Election

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The two candidates squaring off for a seat on Aspen city council think change needs to happen in the city department that handles development proposals. Aspen Public Radio’s Marci Krivonen has more from Thursday night’s “Squirm Night” forum.

The City’s community development department is made up of more than two dozen staffers. It handles construction plans and ensures developments comply with the city’s building code. It also enforces the land use code.

Roger Adams

Steve Skadron is hoping to hang on to the mayor’s seat in Aspen. He has one challenger in the May election but says his proven leadership will earn him votes. Aspen Public Radio’s Marci Krivonen reports.

Skadron has served two terms on council. This would be his second term as mayor. He runs a marketing business and has lived in town for two decades. He says he’s pursuing re-election as a commitment to public service.

Roger Adams

The race for mayor in Aspen has become more heated as election day gets closer. Two people are running for the seat. Ballots will be counted May 5th. Aspen Public Radio’s Marci Krivonen sat down with candidate Torre.

Torre isn’t a newcomer to city politics. He served eight years on council. This is his fifth attempt to become mayor. The tennis instructor has lived in town for two decades and says he’s running because he feels the public’s voice has been lost.

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The candidates running in Aspen’s spring election are already raising thousands of dollars in the race for elected office. The first of three campaign finance reports was filed Tuesday.

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A campaign against Aspen Referendum 1 is beginning to take shape. The Aspen Chamber Resort Association says it’s part of a coalition of organizations aiming to convince residents to vote against the ballot question. If passed, it would amend the City Charter to require a public vote on development projects with exceptions for height, size, parking, or affordable housing.

Elise Thatcher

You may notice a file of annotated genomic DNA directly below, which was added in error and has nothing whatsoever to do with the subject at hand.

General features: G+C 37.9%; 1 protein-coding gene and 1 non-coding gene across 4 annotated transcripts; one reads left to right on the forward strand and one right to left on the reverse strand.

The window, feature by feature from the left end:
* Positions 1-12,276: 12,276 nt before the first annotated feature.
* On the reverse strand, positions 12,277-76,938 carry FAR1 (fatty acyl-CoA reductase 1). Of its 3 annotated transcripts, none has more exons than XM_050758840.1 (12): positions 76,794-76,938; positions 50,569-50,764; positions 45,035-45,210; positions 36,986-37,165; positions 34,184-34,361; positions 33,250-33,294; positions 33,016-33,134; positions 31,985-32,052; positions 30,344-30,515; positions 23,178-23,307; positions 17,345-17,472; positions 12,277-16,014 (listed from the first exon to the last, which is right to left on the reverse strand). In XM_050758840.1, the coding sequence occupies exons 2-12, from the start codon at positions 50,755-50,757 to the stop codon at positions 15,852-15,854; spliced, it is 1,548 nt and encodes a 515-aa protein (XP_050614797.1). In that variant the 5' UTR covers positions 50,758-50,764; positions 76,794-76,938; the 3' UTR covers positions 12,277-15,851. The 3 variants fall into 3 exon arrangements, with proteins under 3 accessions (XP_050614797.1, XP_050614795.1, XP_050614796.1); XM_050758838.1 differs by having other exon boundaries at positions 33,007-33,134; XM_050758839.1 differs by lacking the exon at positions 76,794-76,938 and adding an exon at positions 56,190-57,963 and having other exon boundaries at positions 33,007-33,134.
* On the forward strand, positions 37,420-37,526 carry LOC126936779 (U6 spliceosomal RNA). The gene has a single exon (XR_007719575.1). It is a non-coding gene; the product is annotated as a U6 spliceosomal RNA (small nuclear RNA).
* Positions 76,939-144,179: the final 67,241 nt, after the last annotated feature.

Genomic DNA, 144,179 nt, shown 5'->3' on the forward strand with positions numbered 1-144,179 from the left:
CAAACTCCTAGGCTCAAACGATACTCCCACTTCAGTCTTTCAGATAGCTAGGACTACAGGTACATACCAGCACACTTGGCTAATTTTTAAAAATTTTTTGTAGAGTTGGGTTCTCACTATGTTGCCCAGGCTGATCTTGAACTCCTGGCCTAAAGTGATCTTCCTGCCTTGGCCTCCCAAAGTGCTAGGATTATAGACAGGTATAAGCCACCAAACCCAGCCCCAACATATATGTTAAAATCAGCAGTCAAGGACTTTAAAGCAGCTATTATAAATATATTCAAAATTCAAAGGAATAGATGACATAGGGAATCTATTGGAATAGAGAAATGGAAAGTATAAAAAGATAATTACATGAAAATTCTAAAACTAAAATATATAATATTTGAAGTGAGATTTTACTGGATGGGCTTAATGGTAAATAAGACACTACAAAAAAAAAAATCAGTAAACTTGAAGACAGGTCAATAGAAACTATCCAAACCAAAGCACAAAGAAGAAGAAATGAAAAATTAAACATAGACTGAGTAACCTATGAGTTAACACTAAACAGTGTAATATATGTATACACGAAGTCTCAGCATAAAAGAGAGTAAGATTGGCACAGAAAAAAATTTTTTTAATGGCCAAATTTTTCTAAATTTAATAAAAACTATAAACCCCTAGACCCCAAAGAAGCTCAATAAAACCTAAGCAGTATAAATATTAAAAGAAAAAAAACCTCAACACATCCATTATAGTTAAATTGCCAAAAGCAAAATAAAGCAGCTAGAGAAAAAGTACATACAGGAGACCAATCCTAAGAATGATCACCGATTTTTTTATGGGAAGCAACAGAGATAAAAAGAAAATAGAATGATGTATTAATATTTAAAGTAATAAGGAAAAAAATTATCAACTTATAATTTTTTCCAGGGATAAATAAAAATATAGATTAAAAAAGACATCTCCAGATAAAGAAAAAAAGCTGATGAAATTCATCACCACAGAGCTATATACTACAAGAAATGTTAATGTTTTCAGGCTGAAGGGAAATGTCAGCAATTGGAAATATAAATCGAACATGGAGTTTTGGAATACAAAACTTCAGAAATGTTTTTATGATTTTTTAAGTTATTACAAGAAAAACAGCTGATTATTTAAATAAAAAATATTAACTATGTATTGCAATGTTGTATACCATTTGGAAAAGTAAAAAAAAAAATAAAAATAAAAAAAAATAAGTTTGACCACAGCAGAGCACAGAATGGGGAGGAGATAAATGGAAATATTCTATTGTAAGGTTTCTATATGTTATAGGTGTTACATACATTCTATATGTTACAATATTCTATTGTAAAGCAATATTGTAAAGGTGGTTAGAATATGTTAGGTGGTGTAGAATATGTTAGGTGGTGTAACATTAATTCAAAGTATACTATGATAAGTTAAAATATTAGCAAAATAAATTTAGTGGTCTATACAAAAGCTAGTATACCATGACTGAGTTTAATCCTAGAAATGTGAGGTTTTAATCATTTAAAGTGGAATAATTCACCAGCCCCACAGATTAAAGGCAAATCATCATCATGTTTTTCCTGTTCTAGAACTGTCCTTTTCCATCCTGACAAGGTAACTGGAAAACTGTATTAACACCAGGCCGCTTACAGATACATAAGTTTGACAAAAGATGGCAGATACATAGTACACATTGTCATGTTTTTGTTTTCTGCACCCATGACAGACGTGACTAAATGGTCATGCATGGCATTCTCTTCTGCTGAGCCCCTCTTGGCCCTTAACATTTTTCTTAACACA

Last night, Aspen City Council candidate Bert Myrin defended altering opposing campaign materials ten years ago, to benefit a political cause. The issue came up during the Aspen Chamber Resort Association candidate forum.

Roger Adams

Former Aspen Mayor Mick Ireland is in familiar territory. He’s out campaigning for office like he’s done several times before. This time, Ireland is hoping to fill one of two open seats on city council. Aspen Public Radio’s Marci Krivonen reports.

Ireland served as a Pitkin County Commissioner for 13 years and mayor for six. He grew up in a family of public servants, he says.

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Glenwood Springs residents have chosen new city council members and decided on a ballot question. Steve Davis won the council seat for Ward 1, which covers the western section of Glenwood Springs. Kathryn Trauger won the At Large seat.

Marci Krivonen

We continue our series profiling the candidates running for Aspen City Council. Seven people are vying for two open seats. Candidate Marcia Goshorn is frustrated with city council. Aspen Public Radio’s Marci Krivonen explains why.

Goshorn has lived in Aspen for nearly four decades. She first visited in 1960. Now she runs a property management company and keeps a close eye on city hall. She says council isn’t listening to citizens.

Facebook/Keith Goode

 

Next week ballots go in the mail for Aspen’s municipal election. Voters will choose from a large pool of candidates to fill two open seats on city council. Keith Goode is one of seven people running. He spoke with Aspen Public Radio’s Marci Krivonen.

"Reporter: Why are you running for city council?"

 

Goode: "I’ve been on the Planning and Zoning Board for the last four years and I really have enjoyed my time there. But, the main reason is when I hear people say ‘Aspen’s losing its character,’ I don’t buy that."

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